Bounce Back Loan Repayment Options

Bounce back loan repayment options

We’re coming up to almost a year (how on earth has that happened?!) from when Bounce Back Loans were announced by Rishi Sunak and gave a lifeline to many businesses.  Which means that the 12 month repayment holiday will soon be ending for many of us.

Time to repay

If you haven’t needed to dip into your loan – you can repay it all before the repayment holiday ends, there will be no early repayment charges and you’ll have no interest to pay at all – whoop whoop!

Or if you used some of your loan (or would like to keep some as a buffer) you can make a one off repayment of the amount unused, as well as additional payments on a regular basis, which will also help save you money on your interest payments.

And of course you can pay the repayments as originally agreed over the remaining 5 years of the loan term.

What if you can’t pay as planned?

Many of you will have used the loan to pay the bills over the last 12 months, cover the additional overheads to allow you to re-open, cover wages and so on.  And quite rightly many people are dreading the thought of making the repayments – especially those that are only just re-opening and haven’t had a chance to get back on their feet yet.

But please don’t panic, just because the repayment holiday is ending that doesn’t mean the help is too.  Good old Rishi came through for business owners and announced Pay as you Grow, which gives you more time and flexibility to pay back your loan.

Using these options won’t affect your credit score, though it may influence how borrowers assess your creditworthiness in the future, and your loan may cost you more overall.

So what are the options?

If you expect to be in a better position to repay in the future:

  1. You could reduce your monthly repayments for six months by paying interest only.  When you choose this option you can keep your original loan term or extend your loan term by six months (as long as you haven’t already opted for the 10 year term, in which case your loan term will remain at 10 years).  Your interest costs will increase as a larger amount of your loan is outstanding for longer.  By choosing to extend your loan term, your interest costs will increase further as you are repaying your loan over a longer period.  This option is available up to three times during your Bounce Back Loan.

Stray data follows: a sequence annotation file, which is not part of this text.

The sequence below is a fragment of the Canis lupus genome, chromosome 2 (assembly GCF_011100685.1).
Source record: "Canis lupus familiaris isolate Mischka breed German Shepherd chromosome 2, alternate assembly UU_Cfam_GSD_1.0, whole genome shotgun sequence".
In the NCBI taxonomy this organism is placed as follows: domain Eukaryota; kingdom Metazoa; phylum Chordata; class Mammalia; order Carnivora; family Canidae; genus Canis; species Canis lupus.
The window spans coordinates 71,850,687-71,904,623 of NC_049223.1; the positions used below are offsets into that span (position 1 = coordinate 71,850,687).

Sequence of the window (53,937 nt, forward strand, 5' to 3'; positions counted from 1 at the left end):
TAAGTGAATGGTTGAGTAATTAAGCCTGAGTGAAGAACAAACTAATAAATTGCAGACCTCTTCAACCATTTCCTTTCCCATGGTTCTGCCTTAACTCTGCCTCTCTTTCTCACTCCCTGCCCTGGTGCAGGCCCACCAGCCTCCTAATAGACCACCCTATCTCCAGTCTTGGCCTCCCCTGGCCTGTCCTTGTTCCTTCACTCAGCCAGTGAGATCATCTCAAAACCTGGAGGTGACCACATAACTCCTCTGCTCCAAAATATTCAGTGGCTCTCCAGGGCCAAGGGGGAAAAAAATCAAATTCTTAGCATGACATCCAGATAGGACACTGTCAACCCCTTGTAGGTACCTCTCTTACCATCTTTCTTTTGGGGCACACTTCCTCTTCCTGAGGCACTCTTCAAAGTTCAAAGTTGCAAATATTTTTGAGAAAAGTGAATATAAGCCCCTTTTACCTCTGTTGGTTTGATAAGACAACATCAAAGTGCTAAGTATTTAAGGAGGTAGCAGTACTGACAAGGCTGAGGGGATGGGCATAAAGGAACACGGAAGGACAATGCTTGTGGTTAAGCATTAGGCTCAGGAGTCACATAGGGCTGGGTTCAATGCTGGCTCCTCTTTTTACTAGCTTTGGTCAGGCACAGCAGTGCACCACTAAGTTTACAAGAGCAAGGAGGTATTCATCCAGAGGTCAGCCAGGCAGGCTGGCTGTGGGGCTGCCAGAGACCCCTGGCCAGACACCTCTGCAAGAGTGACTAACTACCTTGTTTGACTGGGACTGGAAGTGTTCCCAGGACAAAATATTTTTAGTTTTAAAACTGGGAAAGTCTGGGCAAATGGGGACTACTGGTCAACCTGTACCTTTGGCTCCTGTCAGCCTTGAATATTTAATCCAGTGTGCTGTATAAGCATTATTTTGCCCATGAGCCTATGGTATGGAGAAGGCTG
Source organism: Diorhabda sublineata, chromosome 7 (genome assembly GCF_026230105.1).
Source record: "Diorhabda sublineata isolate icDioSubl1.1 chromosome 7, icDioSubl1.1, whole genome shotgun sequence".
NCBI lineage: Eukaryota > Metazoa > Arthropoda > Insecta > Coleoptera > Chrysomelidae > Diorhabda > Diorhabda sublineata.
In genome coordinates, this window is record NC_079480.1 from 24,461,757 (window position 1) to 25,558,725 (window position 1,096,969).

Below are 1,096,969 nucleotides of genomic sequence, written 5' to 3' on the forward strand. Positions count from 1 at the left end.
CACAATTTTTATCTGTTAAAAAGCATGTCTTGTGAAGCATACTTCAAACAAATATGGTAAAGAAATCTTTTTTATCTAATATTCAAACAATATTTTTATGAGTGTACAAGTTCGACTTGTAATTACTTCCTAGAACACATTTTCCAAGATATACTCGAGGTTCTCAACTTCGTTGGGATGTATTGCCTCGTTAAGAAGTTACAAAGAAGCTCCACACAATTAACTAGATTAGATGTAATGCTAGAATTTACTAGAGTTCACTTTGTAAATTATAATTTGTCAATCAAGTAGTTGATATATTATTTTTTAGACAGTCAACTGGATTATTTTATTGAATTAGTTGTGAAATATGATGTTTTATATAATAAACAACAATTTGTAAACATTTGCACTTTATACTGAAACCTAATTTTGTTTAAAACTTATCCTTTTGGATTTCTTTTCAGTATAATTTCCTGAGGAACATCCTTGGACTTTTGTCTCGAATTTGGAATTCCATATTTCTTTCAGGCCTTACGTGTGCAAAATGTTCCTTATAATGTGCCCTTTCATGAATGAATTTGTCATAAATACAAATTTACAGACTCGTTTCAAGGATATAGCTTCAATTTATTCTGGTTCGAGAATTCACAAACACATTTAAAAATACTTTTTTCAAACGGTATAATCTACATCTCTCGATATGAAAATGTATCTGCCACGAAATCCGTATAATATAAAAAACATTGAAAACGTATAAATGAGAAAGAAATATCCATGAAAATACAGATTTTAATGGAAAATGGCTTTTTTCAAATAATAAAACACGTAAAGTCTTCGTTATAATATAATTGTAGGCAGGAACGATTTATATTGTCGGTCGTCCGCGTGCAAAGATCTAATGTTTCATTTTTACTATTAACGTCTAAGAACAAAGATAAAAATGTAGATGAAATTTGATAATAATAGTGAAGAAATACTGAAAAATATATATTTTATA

2. You could take a payment holiday for six months.  You’ll make no capital repayments or interest payments during this time. When you choose this option you can keep your original loan term or extend your loan term by six months (as long as you haven’t already opted for the 10 year term, in which case your loan term will remain at 10 years).  Your interest costs will increase as a larger amount of your loan is outstanding for longer.  By choosing to extend your loan term, your interest costs will increase further as you are repaying your loan over a longer period.  This option is available once during the term of your Bounce Back Loan.

Or if you’re only able to repay a smaller amount:

3. You could request an extension of your loan term from six years to 10 years at the same interest rate of 2.5%.  If you’re considering this option, you should think carefully about your ability to repay over a longer time frame taking into account things such as if you intend to cease trading or retire within the revised term of your Bounce Back Loan.

You can use the extension (3) in addition to 1 & 2.  Both options 1 and 2 will be available throughout the course of your loan term. 

(Source: Starling Bank)

What is the best option for me?  What should I do?

Cash flow forecasts are key here – model out each of the scenarios and see what works best for your own specific circumstances.  Your accountant can help with this, we personally use Float to model out scenarios and see how your bank balance is affected by different scenarios.

Who else can help?

Your bank will be getting in touch with you shortly (if they haven’t already done so) to advise of your options.  Speak to them to find out exactly what each option means for you – what the numbers would actually look like.

You can also contact the following organisations for free advice:

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